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Unemployment Report June 5, 2009 >> UPDATE

Posted by Larry Doyle on June 5, 2009 5:45 AM |

UPDATED AS OF 9:15AM
The report was surprisingly strong on one front but with reason for caution as well!! Let’s dive right in.

Before this morning’s numbers were released:

The widely anticipated June Unemployment Report covering the month of May is due out this morning at 8:30 am (EST).  Will this report show signs of improving trends in the pace of layoffs? I remain quite skeptical about the data connoting ongoing improvements while simultaneous negative revisions receive limited focus. We have experienced ongoing layoffs within the private sector with some pickup in government hiring. I believe we will likely see a pickup in layoffs at the state and local levels as tax receipts continue to disappoint.

In regard to revisions versus the actual report, let’s revisit what I wrote a month ago in my commentary for the May Unemployment Report:

On the face, the report appears better than expected but given the additional job losses in the revised numbers for February (an additional 18k jobs) and March (an additional 48k jobs) we are still in the 600k average job loss for the month. Private sector lost 611k jobs while government added 72k jobs with a lot of those people being temporary workers employed by the Census Bureau. The fact that temporary government workers are factored into overall employment, in my opinion, is stretching the integrity of the report. Health care added 17k jobs, manufacturing lost 149k jobs, construction lost 110k jobs, financial services lost 40k jobs.

Expectations for this morning’s report, as well as previous months’ data, are as follows:
(Note: please check back shortly after 8:30am when I will post the actual for June unemployment statistics, along with my post-report commentary.)

Unemployment Rate
April 8.5%
May 8.9%
Expectation for June: 9.2%  (recall how the base case for the Bank Stress Tests was 8.9%. Here we are in June and have exceeded 9%. I think it is a lock that we hit 10% and not inconceivable that we push 11% by year end.)
Actual for June: 9.4%

Post report comment: this rate is substantially higher than the expectation of 9.2% and implies that we will almost certainly get to 10% sooner than expected.

Non-Farm Payroll (click here for definition of this term)
April: loss of 663k
May: loss of 539k
Expectation for June: loss of 520k
Actual June report: loss of 345k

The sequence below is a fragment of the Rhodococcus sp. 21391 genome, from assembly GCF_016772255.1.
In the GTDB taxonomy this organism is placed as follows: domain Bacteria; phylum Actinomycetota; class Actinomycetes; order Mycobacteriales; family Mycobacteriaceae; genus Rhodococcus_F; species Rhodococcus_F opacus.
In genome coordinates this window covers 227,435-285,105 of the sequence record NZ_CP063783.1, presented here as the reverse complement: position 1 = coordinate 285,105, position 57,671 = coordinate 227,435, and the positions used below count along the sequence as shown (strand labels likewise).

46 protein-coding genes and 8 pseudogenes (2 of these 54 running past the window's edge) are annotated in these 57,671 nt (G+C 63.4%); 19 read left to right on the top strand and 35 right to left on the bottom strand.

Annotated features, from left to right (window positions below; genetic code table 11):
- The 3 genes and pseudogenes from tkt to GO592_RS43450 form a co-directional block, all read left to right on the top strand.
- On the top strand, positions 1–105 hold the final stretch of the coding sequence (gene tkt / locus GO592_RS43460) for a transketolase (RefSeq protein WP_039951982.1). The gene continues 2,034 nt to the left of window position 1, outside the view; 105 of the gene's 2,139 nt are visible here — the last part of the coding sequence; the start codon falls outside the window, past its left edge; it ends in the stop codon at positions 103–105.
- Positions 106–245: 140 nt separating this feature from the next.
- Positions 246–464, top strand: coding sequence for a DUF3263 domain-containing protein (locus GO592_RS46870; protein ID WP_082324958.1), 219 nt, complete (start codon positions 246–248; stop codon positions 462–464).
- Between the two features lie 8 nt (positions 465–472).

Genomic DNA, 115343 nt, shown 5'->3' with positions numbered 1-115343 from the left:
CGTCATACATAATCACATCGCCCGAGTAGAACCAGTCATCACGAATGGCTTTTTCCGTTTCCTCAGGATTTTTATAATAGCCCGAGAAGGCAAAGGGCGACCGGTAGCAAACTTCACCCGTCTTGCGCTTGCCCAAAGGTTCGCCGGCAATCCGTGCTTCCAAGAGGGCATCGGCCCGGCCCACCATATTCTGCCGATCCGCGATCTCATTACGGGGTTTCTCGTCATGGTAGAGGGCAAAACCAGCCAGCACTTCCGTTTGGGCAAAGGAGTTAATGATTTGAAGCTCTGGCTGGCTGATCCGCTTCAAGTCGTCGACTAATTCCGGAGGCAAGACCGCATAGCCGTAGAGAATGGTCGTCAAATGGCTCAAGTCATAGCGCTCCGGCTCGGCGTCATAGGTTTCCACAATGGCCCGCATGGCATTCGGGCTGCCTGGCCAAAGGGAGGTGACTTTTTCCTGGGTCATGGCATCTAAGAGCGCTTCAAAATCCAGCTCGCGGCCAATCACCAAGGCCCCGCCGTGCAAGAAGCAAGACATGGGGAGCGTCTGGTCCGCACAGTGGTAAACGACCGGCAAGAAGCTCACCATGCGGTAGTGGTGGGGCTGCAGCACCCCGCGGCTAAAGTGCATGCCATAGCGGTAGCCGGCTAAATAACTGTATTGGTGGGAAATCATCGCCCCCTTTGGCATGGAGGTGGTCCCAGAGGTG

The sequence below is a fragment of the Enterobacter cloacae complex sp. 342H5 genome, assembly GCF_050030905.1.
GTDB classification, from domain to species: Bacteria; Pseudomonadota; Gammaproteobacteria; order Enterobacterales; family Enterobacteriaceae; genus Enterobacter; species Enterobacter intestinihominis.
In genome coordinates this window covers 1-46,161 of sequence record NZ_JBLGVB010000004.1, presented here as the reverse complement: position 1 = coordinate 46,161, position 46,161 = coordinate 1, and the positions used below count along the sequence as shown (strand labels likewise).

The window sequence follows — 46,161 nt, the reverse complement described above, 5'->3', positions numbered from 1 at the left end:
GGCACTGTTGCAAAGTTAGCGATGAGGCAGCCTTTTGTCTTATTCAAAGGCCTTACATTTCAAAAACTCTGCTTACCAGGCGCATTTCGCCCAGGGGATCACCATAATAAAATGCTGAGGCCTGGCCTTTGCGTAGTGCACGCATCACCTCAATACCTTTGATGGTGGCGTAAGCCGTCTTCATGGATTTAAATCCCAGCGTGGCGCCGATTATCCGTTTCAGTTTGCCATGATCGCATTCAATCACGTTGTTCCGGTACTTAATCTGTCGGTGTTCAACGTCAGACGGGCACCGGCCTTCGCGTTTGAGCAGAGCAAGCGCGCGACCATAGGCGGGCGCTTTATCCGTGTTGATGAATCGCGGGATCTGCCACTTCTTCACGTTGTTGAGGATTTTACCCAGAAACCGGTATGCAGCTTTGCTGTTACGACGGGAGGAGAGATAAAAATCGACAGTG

Revisions: April and May combined gained 82k jobs

Post report comment: a much better than expected number with positive revisions to prior months. May was revised from -539k to -504k.

Average Hourly Earnings
April: +.2
May : +.1
Expectation for June: +.1%
Actual June report: +.1%

Post report comment: as expected. No surprise that wages are under control with slack employment. This number does not support any expectation of a pickup in consumer demand and retail sales.

Average Hourly Workweek
April : 33.2 hours
May: 33.2 hours
Expectation for June:33.2 hours
Actual June report: 33.1 hours

Post report comment: this number is weaker than expected. It does not support any expectation of a pickup in new orders driving a rebuilding of inventories.

7am: equity index futures are higher by.4%. The 10yr Treasury is trading at 3.74%. The 2yr Treasury is trading at .97%.

Post report market reaction: equity index futures jumped from .4 to 1.4% while bonds have sold off. The 10yr initially moved higher to 3.87% but is now at 3.82%. The biggest move in the bond market, though, is on the front end of the curve. The 2yr has increased by 25 basis points to 1.22%!!! Of all the numbers and moves, this should attract the most attention. Why?

The market is telling the Fed the following: if in fact the economy has bottomed in terms of a slowing in job losses, then a degree of economic traction will lead to inflation (even without a pickup in wages). The Fed may need to revisit the idea of leaving the Fed Funds rate at 0-.25% for the foreseeable future.

The “patient” is stabilizing, but still faces numerous side effects from all the procedures!!

If you like what you read and see here, please put Sense on Cents (www.senseoncents.com) in your favorites, and visit and comment often. Thanks!

LD

  • Larry –

    A few comments on this report. 1) The average work week in May fell to 33.1 hours – this is the lowest EVER on record dating to 1964. So people that still do have jobs are working less hours and making less money – very bad for consumer spending. 2) The U-6 number (including part-time & discouraged workers) is 16.4% – the highest on records dating to 1994. Again, just because you technically have a job doesn’t mean you have any money to buy anything. 3) Didn’t the ADP report yesterday revise their April number by 50,000 worse than initially reported? Curious and strange to me that their report was revised substantially worse, but the Labor Department number was revised substantially better.

    Matt

  • FALA

    Don’t forget to subtract 220,000 for the Birth-Death model. -345,000-220,000 = -565,000






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